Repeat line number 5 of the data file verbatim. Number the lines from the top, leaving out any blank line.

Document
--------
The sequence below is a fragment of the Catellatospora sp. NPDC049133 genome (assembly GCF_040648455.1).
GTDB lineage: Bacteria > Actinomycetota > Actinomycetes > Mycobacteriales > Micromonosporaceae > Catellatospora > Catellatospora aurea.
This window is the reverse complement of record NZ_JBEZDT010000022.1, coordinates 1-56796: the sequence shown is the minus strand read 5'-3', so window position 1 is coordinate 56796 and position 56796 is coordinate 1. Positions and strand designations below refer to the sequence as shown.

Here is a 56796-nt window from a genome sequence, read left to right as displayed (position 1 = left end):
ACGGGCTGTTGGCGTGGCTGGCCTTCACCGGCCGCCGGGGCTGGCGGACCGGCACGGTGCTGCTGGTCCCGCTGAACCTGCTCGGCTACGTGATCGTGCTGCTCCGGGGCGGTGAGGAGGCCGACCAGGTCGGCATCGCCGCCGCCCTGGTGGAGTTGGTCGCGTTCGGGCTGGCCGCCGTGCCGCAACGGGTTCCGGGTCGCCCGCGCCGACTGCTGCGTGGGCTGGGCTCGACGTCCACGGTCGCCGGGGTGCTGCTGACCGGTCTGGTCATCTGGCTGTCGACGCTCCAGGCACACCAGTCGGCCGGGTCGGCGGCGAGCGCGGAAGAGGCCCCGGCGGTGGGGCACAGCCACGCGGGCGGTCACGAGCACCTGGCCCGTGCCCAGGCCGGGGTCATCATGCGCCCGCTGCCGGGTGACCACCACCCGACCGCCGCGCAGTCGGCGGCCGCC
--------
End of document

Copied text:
ACGGGCTGTTGGCGTGGCTGGCCTTCACCGGCCGCCGGGGCTGGCGGACCGGCACGGTGCTGCTGGTCCCGCTGAACCTGCTCGGCTACGTGATCGTGCTGCTCCGGGGCGGTGAGGAGGCCGACCAGGTCGGCATCGCCGCCGCCCTGGTGGAGTTGGTCGCGTTCGGGCTGGCCGCCGTGCCGCAACGGGTTCCGGGTCGCCCGCGCCGACTGCTGCGTGGGCTGGGCTCGACGTCCACGGTCGCCGGGGTGCTGCTGACCGGTCTGGTCATCTGGCTGTCGACGCTCCAGGCACACCAGTCGGCCGGGTCGGCGGCGAGCGCGGAAGAGGCCCCGGCGGTGGGGCACAGCCACGCGGGCGGTCACGAGCACCTGGCCCGTGCCCAGGCCGGGGTCATCATGCGCCCGCTGCCGGGTGACCACCACCCGACCGCCGCGCAGTCGGCGGCCGCC